Ziwet, writing in 1884, four years after the publication of Vashchenko-Zakharchenko's The Elements of Euclid, with an explanatory introduction and annotations (1880), explains:
Besides numerous and extensive notes, and additions to the text, designed to render Euclid's treatment of geometry more palatable to modern taste, and to fill up some lacunae in the old work, the author has prefixed to his translation a valuable dissertation on the axioms and postulates and on the so-called non-Euclidean geometry of Bolyai and Lobachevsky, of which a sufficiently full sketch is presented. That a man so well acquainted with modern investigations of the principles of the science of space as Mr Vashchenko-Zakharchenko (a bibliography of this subject is also appended to the volume) should prove such an ardent adherent of Euclid, pure and simple, for the schools, is a truly remarkable fact.The article by Ziwet makes some interesting deductions from the data given in Vashchenko-Zakharchenko's Euclid where he lists 455 published editions of Euclid's Elements. What Vashchenko-Zakharchenko's list of editions shows is that by the middle of the 19th century Euclid's Elements was used as a textbook in Britain but in no other country in the world. In fact I [EFR] can confirm that 100 years later, in the 1950s, Euclid was still being used as a textbook in Britain for I was taught geometry from Euclid at secondary school. The difference between Britain and other European countries is marked in this respect. For example, the last edition of Euclid's Elements listed by Vashchenko-Zakharchenko as published in France appeared in 1778.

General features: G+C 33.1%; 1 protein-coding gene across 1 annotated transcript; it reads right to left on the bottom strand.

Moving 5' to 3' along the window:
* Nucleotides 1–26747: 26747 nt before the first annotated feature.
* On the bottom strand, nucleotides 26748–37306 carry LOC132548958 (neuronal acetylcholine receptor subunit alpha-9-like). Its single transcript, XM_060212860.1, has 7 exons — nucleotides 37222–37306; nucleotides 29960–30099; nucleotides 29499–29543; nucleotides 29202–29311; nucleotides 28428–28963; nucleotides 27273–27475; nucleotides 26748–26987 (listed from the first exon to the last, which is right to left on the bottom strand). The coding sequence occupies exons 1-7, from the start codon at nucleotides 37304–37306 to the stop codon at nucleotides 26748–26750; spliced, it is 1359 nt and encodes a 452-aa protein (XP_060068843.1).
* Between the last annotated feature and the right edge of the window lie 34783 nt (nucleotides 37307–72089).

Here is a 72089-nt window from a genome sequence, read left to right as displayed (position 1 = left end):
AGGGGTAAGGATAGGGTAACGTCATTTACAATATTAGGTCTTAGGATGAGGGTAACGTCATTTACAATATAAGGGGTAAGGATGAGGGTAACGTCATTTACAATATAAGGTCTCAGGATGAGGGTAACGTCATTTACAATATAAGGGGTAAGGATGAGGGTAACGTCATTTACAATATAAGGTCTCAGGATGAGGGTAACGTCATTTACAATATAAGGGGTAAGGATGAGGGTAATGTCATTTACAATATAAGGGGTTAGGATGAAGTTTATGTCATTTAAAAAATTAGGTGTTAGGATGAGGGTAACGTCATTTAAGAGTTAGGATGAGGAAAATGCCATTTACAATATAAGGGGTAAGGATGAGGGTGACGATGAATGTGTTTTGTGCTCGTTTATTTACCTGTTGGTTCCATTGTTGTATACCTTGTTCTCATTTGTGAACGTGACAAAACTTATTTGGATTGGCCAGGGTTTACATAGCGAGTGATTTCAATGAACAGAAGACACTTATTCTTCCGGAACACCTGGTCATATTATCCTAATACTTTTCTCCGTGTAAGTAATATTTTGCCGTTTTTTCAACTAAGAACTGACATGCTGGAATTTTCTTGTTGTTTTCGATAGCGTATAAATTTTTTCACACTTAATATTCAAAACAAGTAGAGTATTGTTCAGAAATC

Vashchenko-Zakharchenko also wrote an important work on the history of mathematics in 1883 in which he discussed the history of mathematics up to the 15th century. The authors of  write:-
In 1880 Vashchenko-Zakharchenko professor of mathematics at the University of Kiev, and an active advocate of teaching geometry in Gymnasium according to Euclid, translated Euclid's 'Elements' into Russian with historical commentary. Three years later he published the first volume of 'History of Mathematics' which was devoted mainly to geometry from antiquity to the Renaissance. Despite the fact that Vashchenko-Zakharchenko's translation of Euclid was free and sometimes inaccurate, and that his 'History of Mathematics: Historical treatise on the development of geometry, Volume 1' was little more than a compilation of the works of Western European authors, especially Moritz Cantor, both work were of considerable importance. They marked the beginning of the history of mathematics in Russia as a discipline, and not simply as a field of sporadic research. In Russia (and later in the USSR), the history of mathematics was developed mainly by mathematicians and so was regarded as a mathematical discipline. This perception has persisted to the present ...Vashchenko-Zakharchenko wrote on other historical topics too; for example he wrote a history of the development of analytic geometry.
Article by: J J O'Connor and E F Robertson